We’re told that the coronavirus will mean doctors have to make difficult decisions. Sure, it will, but there’s nothing new about such decisions, they’re of the type that doctors have been making for centuries, millennia. It’s called triage:
ICU doctors now face the toughest decisions they will ever have to make
It could be that they’ll have to make more of these decisions but there’s nothing remarkable at all about the underlying necessity:
The magnitude of the coronavirus pandemic will involve making decisions that, in normal times, doctors aren’t confronted with: decisions about which patients to treat in ICU when not all can be.
No, that’s not how it works. All medicine performs triage. The division into three groups. Those who will be fine without treatment, or at least can wait for as long as necessary for treatment to become available. Those who, whatever is done, are going to die real soon now – who we don’t treat other than to make them comfortable. The third group – and thus triage as a word – are those who will die, or be horribly maimed etc, without treatment now and who will also respond to treatment right now. Those are the ones who go to the front of the queue.
Any and every A&E department practices this all the time every day. Your shoulder sprain might take hour upon hour to be seen to. That bloke who just crushed his skull coming off the Norton on the bend gets a brief glance and a call for the priest of his assumed preference. That severed jugular still spurting – showing both a heart still pumping and the presence of blood to pump – gets treated right now.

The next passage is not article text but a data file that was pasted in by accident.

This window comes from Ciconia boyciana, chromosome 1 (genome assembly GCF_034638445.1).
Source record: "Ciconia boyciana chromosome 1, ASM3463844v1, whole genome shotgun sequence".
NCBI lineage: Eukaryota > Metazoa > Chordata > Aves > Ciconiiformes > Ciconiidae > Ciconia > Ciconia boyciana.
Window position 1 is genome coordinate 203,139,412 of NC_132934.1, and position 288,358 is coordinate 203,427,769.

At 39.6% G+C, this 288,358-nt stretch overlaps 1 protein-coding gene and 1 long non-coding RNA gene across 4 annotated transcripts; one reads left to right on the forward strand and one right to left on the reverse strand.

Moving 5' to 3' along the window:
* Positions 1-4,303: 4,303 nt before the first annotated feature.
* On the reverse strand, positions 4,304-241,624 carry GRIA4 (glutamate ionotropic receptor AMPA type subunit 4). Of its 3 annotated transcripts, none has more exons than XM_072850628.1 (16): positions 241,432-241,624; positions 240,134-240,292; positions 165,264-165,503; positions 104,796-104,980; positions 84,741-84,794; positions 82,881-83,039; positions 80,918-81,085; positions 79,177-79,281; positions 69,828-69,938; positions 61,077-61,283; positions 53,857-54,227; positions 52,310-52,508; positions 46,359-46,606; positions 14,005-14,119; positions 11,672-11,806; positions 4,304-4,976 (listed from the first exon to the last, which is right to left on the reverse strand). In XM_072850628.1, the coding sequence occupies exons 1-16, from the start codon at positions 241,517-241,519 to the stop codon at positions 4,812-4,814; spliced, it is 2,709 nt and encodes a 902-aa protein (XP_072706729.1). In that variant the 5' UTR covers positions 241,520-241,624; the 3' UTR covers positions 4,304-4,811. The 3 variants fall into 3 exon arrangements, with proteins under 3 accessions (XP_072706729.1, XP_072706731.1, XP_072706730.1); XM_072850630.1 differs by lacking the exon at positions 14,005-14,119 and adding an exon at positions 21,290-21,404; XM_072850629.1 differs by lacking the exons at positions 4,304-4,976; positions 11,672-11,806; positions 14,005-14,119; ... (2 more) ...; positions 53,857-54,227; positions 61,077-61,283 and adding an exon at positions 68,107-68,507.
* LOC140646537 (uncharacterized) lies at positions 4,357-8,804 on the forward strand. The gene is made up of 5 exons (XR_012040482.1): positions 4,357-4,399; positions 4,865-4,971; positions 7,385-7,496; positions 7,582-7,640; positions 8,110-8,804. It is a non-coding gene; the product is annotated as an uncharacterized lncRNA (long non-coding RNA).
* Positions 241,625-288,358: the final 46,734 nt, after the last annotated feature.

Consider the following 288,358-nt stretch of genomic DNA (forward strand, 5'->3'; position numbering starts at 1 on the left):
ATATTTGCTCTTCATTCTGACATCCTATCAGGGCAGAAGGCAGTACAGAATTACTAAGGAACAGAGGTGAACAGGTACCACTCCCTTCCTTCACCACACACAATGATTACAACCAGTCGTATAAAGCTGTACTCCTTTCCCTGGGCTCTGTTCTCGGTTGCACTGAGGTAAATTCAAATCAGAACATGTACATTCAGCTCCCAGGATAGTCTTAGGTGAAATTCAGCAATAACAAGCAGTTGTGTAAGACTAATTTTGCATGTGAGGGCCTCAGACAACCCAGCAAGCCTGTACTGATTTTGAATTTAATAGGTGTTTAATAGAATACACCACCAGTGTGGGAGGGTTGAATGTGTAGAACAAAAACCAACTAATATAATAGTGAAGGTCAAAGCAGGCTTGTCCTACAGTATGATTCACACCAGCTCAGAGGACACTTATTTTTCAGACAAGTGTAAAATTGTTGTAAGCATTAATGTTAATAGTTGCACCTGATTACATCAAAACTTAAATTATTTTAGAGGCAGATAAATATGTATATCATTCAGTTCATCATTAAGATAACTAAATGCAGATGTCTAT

All health care systems do this all the time.
We have further proof that the NHS – yea, even that Wonder of the World – does this. Recall that Liverpool Care Pathway? Those dying are simply sedated, sans food or even liquids, until they dehydrate into the grave? What do you think this is other than triage? These people are going to die in the next few days, couple of weeks. Make them comfortable as can be and don’t treat them. This is done every single day in every major hospital in the country.
Coronavirus may be changing the frequency with which these decisions must be taken but it’s not changing that basic need in the slightest.